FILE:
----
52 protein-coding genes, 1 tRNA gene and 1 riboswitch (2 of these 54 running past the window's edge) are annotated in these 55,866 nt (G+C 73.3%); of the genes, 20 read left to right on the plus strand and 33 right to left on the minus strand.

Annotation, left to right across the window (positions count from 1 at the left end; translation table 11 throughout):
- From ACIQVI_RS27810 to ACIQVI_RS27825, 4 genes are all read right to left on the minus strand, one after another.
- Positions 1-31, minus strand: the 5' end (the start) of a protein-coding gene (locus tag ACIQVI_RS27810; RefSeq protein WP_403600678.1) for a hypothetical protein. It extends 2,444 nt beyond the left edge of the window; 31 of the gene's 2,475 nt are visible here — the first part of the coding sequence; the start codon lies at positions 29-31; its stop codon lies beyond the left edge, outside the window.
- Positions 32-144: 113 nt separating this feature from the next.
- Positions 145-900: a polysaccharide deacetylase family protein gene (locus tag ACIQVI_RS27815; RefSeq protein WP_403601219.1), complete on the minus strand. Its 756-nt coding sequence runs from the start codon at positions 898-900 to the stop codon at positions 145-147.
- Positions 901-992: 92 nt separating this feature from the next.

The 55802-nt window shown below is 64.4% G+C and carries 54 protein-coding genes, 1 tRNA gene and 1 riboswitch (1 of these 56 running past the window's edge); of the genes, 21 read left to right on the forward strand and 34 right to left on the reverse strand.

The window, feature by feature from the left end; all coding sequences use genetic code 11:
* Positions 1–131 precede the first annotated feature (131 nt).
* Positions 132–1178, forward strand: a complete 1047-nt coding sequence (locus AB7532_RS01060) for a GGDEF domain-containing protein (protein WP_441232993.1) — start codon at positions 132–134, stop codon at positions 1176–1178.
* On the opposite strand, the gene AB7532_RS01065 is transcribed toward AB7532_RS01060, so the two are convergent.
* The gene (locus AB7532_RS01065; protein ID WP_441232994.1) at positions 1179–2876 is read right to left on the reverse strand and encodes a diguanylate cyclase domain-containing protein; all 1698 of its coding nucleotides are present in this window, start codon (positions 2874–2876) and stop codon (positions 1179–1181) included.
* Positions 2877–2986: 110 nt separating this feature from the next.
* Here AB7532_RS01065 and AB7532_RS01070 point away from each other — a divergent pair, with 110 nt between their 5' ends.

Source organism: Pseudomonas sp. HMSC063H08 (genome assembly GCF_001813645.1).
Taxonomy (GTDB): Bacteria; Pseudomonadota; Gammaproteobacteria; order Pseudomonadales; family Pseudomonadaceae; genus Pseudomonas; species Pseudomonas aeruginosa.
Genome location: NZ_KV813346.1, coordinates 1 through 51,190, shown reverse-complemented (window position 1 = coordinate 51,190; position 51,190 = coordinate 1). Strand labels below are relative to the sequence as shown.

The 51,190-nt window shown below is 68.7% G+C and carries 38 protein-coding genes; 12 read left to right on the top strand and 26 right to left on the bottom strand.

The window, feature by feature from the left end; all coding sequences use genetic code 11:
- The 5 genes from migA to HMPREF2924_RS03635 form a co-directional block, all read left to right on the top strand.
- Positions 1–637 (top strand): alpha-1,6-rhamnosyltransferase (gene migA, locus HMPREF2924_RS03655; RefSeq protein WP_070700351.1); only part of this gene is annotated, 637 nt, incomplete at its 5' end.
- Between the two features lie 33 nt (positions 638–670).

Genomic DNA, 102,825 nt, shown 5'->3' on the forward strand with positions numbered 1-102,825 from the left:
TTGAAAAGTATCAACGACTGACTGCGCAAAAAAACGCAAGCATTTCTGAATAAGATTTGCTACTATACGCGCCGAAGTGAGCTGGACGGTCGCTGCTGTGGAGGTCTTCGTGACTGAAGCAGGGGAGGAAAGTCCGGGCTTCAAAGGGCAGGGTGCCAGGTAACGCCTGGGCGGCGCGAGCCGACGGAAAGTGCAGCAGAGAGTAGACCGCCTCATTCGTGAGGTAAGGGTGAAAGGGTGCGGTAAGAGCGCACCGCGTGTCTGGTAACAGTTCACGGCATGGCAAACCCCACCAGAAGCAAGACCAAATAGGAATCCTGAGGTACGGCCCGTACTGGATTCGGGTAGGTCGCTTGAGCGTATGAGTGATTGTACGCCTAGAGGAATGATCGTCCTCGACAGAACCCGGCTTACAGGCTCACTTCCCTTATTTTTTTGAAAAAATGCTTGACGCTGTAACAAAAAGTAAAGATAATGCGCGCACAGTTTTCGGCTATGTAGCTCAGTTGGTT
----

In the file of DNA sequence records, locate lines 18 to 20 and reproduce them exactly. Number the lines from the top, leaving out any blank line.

Genome location: NZ_KV813346.1, coordinates 1 through 51,190, shown reverse-complemented (window position 1 = coordinate 51,190; position 51,190 = coordinate 1). Strand labels below are relative to the sequence as shown.

The 51,190-nt window shown below is 68.7% G+C and carries 38 protein-coding genes; 12 read left to right on the top strand and 26 right to left on the bottom strand.

The window, feature by feature from the left end; all coding sequences use genetic code 11: